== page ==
PHILADELPHIA -- Customers who have allegedly been getting unauthorized calls from an electricity company have suffered a loss in court.
Judge Wendy Beetlestone, on the bench of the U.S. District Court for the Eastern District of Pennsylvania, issued a 23-page ruling on Dec. 14, granting partial summary judgment and denying a motion to strike, and another summary judgment in the lawsuit filed by Brian Richardson, Michelle Hunt, John White and Jacqueline Bowser against Verde Energy USA Inc.
The group sued Verde Energy, alleging they received unwanted telemarketing calls as the company violated the Telephone Consumer Protection Act (TCPA). Those violations prompted the four consumers to file a national class-action suit against the provider.
Verde Energy offered low-priced energy to customers, using advertising agencies and telemarketing companies to attract new users. The agencies gathered customer information through websites, and forwarded those to the telemarketing companies, who made the calls. A calling software, called CallShaper Predictive Dialer, was used in the calls.
"The operation of the CallShaper Predictive Dialer is at the heart of this dispute," the ruling said. "All parties agree that Transparent BPO used the CallShaper Predictive Dialer to call plaintiffs’ cellular phones to market defendant’s service. Each plaintiff received multiple calls, totaling 75 in all. It is further undisputed that the CallShaper Predictive Dialer allowed Transparent BPO to 'load lists of targeted leads to be called' and call those numbers."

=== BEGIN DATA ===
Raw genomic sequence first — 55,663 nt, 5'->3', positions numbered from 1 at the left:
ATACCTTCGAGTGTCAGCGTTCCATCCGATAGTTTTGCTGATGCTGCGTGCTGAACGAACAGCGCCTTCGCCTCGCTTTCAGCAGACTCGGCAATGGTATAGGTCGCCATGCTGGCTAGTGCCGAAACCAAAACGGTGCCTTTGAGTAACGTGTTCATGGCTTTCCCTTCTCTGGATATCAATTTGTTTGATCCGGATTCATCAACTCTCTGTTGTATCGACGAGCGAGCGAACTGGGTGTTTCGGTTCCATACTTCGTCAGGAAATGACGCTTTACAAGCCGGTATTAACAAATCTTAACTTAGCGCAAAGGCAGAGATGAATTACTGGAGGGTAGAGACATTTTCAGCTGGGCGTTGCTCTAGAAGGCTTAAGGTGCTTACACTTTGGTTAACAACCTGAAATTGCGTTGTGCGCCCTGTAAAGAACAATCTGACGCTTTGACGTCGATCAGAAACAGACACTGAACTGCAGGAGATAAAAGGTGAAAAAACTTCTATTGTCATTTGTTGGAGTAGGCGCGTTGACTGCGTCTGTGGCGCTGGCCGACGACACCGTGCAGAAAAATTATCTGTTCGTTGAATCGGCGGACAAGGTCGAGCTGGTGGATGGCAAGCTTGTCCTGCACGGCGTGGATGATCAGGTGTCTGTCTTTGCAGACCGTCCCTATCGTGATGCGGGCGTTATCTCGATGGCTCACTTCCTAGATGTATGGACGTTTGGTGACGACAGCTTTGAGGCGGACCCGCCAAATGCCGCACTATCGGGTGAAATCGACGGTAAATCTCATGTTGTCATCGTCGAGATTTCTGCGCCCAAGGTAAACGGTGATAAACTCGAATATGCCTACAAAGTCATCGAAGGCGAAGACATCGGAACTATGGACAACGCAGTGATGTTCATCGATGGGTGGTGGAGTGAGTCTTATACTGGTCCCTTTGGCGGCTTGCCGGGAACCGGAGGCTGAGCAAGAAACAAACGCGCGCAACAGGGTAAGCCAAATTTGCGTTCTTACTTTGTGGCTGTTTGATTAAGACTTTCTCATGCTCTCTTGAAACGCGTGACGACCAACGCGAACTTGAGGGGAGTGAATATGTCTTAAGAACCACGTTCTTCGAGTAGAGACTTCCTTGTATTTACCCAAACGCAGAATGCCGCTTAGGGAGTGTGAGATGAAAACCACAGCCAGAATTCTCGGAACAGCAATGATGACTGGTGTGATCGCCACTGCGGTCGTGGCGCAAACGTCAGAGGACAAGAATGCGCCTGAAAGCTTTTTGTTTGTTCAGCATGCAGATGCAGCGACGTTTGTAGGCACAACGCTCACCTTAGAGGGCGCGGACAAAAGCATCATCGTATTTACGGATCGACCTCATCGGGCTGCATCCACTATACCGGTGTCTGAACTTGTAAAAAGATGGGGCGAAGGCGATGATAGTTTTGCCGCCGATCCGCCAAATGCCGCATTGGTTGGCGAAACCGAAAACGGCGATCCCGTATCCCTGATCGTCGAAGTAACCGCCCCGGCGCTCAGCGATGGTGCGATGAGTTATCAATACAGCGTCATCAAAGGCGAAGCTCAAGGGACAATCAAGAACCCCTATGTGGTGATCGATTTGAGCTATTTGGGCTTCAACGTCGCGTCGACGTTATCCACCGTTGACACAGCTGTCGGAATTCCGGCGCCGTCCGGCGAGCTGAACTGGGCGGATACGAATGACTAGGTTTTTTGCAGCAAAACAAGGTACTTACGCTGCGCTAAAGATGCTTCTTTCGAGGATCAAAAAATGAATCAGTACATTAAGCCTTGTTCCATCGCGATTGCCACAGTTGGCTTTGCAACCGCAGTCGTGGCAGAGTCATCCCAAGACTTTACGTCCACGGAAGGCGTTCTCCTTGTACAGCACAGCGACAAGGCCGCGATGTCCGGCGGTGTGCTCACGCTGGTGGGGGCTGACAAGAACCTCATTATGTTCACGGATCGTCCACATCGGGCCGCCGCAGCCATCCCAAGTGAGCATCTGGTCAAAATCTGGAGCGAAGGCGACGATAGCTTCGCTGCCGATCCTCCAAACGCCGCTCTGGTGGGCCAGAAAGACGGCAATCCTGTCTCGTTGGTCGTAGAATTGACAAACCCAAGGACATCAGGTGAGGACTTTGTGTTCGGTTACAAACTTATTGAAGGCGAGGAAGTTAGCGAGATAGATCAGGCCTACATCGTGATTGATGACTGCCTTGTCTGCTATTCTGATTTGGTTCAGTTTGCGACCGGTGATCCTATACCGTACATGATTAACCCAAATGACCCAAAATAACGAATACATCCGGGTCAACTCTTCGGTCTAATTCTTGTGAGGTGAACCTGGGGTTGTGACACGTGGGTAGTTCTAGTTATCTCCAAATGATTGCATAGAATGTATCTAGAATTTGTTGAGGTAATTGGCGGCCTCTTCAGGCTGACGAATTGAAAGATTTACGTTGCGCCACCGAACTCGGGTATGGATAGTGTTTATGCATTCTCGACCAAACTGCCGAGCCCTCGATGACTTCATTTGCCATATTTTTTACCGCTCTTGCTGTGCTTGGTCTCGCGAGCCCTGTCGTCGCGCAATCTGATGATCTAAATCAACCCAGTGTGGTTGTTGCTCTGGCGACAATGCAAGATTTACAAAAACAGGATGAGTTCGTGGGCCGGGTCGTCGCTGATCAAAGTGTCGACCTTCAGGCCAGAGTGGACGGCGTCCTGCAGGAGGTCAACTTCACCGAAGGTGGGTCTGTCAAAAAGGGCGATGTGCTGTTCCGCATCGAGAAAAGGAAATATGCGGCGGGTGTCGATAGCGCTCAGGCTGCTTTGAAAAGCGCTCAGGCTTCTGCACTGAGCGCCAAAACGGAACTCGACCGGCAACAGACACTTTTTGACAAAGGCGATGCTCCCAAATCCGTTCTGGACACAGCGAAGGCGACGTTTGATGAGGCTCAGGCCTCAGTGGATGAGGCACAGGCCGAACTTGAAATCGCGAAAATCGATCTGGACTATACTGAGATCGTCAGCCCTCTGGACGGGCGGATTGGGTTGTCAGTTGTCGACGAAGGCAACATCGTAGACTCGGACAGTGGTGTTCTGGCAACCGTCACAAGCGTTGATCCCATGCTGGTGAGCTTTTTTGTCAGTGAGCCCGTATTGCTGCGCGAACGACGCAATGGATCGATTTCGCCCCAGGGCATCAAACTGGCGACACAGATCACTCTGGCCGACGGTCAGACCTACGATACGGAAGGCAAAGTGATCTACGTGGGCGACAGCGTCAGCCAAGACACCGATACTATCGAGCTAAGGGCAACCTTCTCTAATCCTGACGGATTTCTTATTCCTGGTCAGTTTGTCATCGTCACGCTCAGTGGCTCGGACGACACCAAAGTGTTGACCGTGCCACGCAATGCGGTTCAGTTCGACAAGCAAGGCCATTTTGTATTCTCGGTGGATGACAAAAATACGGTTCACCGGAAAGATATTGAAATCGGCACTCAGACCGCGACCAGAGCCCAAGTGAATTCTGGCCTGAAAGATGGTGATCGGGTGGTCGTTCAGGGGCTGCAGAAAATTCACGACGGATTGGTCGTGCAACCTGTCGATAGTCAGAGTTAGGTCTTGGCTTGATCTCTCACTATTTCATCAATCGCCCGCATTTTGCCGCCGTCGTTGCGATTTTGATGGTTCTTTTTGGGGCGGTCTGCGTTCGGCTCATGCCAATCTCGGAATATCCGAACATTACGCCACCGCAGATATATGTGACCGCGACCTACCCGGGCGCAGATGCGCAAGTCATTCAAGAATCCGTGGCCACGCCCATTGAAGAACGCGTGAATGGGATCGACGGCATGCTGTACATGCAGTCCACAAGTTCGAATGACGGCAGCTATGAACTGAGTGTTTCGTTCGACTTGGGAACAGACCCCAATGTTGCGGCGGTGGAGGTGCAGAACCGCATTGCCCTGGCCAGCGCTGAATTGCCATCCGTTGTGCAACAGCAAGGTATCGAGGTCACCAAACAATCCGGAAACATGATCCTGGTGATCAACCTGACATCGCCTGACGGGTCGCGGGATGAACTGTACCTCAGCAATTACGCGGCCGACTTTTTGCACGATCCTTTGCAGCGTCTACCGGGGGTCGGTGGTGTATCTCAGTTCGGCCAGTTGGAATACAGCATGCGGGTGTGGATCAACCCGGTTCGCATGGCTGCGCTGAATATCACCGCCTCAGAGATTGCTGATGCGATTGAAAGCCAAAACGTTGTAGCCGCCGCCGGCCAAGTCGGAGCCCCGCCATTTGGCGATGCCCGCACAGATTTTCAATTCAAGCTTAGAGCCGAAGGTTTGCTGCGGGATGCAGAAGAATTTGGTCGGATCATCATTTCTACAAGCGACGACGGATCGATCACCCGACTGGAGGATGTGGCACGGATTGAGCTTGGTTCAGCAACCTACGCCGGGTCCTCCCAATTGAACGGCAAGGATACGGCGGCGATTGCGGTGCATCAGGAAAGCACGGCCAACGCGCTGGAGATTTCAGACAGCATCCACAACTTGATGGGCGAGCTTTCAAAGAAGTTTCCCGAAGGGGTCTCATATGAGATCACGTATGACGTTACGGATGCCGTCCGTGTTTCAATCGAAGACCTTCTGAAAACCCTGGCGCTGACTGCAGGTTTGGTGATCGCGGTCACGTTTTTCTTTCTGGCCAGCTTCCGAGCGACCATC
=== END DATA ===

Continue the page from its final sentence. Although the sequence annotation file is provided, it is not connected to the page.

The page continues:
The parties disagreed as to whether the CallShaper Predictive Dialer had the inherent capability to produce telephone numbers to be called using a random or sequential number generator, and plaintiffs dispute several details concerning the calls placed using the CallShaper Predictive Dialer—most notably, whether the calls were delivered with an artificial or pre-recorded message.
In her ruling, Beetlestone partially granted a summary judgment filed by Verde Energy, stating that the telemarketers acting on the company's behalf were not using an Automatic Telephone Dialing System (ATDS), as required to portray a TCPA violation.
Beetlestone denied summary judgment against Richardson's consent to receive calls, and for most of the calls made. She also denied a motion to strike the suit, stating that "defendant has failed to establish that striking plaintiffs’ remaining class allegations is appropriate," adding that "the court declines to engage in the 'rigorous analysis' required to determine whether class certification is appropriate without full briefing on class certification," regarding the class action requirements.
The U.S. District Court for the Eastern District of Pennsylvania Case No. is 15-6325.